Time and time again, we’re warned of the importance of having strong, secure online passwords. Phishing scams – where legitimate looking e-mails and websites try to trick you into entering in your sensitive login information to a bank site, e-mail host or social network – are bad enough when a scammer is able to compromise your account, but the result can be many times worse if you use that same password for a number of online accounts. Likewise, when crackers breach servers for various web services and expose the user information to other ne’er-do-wells, your accounts could be at the fate of many shady characters.
That’s why it’s more important than ever to use strong, secure and unique passwords for each of your online accounts. Of course, that sounds great in theory, but the main reason we often reuse the same password or passphrase is because trying to remember 50 different logins, each with various alphanumeric strings, is just not realistic.
Fortunately, there are some great tools and services available to users to not only keep your passwords secure, but to also make them accessible and usable from multiple computers or web browsers. Here are five of my favorites.
1Password from Agile Web Solutions is my favorite way to manage, create and securely access my passwords from a Mac, an iPhone, an iPad or an Android device. The program is $39.95 (a family license for 5 users is available for $59.95) but you can install it on as many of your own computers as you want. It’s a great way to create and fill-in passwords across the web.
The application has plugins for all the major web browsers – Safari, Firefox and Chrome, and you can also pull up your passwords from the application itself. The app works like this:
When you’re on a website and you create a new account, 1Password will prompt you to save that account to its database. In the future, rather than having to type it in manually or rely on your browser’s built-in manager, you can just use 1Password to automatically fill-in your username and password data.
Even better, 1Password includes a truly fantastic password generator that lets you create robust passwords of a length that you choose. You can generate a password for an account and then automatically save it.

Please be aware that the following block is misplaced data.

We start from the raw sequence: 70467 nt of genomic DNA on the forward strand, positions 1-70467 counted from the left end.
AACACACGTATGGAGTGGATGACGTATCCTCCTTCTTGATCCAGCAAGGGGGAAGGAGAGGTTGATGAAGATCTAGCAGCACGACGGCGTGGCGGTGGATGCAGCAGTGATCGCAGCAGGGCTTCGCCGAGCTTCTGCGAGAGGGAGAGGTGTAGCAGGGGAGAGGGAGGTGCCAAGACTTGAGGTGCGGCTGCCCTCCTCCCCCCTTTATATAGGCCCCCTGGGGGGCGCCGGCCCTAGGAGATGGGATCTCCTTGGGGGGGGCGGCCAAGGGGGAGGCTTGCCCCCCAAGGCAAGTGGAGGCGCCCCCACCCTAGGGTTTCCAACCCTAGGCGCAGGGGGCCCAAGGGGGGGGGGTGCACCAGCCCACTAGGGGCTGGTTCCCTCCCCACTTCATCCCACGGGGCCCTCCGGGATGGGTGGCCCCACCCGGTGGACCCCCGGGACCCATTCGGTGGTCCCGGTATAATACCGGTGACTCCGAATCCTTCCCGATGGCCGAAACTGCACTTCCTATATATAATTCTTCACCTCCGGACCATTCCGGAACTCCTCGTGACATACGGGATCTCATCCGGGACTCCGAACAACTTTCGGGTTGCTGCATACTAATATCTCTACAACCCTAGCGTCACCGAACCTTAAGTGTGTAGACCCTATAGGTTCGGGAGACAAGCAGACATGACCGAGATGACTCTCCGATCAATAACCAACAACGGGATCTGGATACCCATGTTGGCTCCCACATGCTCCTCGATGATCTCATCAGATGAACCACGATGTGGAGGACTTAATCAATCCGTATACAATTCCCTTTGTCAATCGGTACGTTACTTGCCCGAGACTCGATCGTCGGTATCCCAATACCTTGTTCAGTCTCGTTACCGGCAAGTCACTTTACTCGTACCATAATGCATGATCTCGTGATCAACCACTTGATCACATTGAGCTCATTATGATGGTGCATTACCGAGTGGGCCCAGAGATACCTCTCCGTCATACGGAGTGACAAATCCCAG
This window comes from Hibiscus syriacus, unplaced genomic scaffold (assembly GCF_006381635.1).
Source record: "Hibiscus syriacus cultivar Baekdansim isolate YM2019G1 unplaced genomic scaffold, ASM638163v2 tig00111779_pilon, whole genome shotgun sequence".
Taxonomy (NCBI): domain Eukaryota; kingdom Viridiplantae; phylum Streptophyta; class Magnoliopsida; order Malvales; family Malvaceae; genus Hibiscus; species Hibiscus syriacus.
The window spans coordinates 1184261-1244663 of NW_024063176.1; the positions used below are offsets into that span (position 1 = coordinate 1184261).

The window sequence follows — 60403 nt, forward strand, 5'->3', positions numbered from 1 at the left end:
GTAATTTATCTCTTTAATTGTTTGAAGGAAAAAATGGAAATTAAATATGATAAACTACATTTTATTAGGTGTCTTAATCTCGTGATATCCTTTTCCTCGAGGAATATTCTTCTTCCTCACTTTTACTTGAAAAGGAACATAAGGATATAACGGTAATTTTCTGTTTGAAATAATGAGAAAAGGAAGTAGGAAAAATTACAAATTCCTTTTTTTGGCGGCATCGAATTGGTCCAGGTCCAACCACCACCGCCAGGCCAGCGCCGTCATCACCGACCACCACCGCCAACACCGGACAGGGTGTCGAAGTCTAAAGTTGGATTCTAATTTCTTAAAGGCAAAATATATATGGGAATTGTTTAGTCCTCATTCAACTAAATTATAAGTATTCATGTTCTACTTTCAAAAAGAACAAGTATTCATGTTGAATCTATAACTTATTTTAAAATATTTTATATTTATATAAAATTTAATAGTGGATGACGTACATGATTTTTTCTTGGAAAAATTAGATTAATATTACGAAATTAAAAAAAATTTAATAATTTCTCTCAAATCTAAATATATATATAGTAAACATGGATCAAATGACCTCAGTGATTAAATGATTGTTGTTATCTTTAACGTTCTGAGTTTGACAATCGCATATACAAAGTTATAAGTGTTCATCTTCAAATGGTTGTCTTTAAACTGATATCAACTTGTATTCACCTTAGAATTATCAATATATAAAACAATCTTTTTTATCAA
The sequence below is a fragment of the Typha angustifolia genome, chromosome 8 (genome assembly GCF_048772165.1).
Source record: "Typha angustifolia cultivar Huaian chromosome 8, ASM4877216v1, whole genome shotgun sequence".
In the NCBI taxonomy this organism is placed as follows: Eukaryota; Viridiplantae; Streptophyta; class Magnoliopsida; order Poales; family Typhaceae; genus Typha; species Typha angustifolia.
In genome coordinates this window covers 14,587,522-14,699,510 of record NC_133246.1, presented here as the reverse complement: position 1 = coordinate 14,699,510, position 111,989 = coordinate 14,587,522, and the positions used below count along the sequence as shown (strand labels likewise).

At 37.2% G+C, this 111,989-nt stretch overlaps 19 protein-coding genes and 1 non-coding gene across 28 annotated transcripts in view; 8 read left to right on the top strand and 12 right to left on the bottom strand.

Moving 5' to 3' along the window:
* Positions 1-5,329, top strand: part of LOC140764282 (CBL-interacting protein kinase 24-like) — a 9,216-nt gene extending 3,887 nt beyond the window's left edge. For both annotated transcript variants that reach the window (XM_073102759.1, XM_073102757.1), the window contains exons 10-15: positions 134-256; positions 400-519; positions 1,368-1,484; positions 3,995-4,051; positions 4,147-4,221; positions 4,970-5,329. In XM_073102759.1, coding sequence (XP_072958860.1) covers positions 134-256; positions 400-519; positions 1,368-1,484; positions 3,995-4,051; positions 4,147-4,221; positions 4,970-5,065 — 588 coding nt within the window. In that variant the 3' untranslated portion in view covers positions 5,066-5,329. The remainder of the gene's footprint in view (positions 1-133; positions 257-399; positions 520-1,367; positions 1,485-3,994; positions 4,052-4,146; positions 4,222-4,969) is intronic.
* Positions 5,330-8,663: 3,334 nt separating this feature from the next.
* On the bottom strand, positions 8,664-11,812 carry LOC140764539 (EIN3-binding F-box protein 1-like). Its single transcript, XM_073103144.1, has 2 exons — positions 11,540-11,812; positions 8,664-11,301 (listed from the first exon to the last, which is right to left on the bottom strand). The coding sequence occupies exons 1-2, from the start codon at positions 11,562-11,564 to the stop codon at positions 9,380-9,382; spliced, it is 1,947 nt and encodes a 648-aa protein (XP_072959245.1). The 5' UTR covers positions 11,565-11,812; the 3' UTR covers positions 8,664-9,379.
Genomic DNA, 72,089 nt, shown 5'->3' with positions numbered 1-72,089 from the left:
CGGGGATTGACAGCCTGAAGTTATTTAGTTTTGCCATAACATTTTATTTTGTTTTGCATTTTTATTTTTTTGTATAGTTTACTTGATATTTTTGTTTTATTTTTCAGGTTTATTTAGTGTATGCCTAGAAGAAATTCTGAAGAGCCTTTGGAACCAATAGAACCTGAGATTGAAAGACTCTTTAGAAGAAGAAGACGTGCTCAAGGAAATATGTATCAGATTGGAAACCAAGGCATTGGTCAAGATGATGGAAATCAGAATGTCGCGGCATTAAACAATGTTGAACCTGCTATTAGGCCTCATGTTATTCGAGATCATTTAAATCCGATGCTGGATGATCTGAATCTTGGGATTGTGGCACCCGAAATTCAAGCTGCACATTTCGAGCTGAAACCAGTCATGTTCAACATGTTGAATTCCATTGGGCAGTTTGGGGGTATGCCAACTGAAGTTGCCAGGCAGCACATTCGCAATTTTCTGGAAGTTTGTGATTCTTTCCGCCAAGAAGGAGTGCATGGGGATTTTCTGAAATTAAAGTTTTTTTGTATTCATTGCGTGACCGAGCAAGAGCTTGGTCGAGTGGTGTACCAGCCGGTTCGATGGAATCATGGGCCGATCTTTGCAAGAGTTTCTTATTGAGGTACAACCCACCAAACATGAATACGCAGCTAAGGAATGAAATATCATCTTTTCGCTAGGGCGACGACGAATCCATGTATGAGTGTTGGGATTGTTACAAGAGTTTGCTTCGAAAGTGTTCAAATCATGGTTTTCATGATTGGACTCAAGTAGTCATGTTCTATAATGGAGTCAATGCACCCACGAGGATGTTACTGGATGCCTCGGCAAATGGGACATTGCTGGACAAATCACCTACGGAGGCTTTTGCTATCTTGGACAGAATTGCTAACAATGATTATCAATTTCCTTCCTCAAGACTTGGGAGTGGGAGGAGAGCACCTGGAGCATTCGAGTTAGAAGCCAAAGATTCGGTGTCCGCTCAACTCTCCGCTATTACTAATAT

1Password saves all of your passwords and login information into its own secure database that is stored on your computer, but where 1Password really shines is with its ability to sync with Dropbox. Dropbox is a free online service that lets you keep a copy online of anything within the Dropbox folder on your desktop. That folder is then accessible across computers and devices. Any change to that folder is synced across every connected computer. 1Password can use Dropbox to store its secure database, which means that if you use multiple Macs or want to have constant syncing on the iPhone, iPad or Android, you can.
1Password has a beta version of its app available for Windows. Like the Mac app, the Windows version can connect to a Dropbox account and sync its database with other platforms.
1Password can even store other form information like credit cards, address information, server logins for your website and software serial numbers.
LastPass is a very popular password manager that stores all of its data online (also referred to as “in the cloud”). It works on Windows and Mac and in every major web browser. Like 1Password, LastPass can automatically save your logins, help you generate safe and secure passwords and automatically fill-in your passwords when you visit a site.
The difference is that instead of storing its database on your computer or in Dropbox, it’s all stored on LastPass’s servers. LastPass actually has a really robust set of security around your data and if their center is compromised, your data still can’t be accessed.
LastPass is free to use but for $12 a year, you can gain access to LastPass’s many mobile apps (including iPhone, BlackBerry and Android) and gain access to priority support. It also means you get to skip any advertisements.
KeePass and KeePassX (which is KeePass but for Mac or Linux) is a free, open-source password manager. It works very much like 1Password, in that the database is stored on your local computer. Like 1Password, you can use Dropbox to keep KeePass synced across machines and profiles.
KeePass can run off a USB drive, which makes it a great choice for users who frequently work on different machines but don’t want to leave any of their personal data on those machines.
KeePass isn’t as user-friendly as LastPass or 1Password, but its dedicated userbase loves it because it can be extended and used in a variety of ways. Plus, it’s free.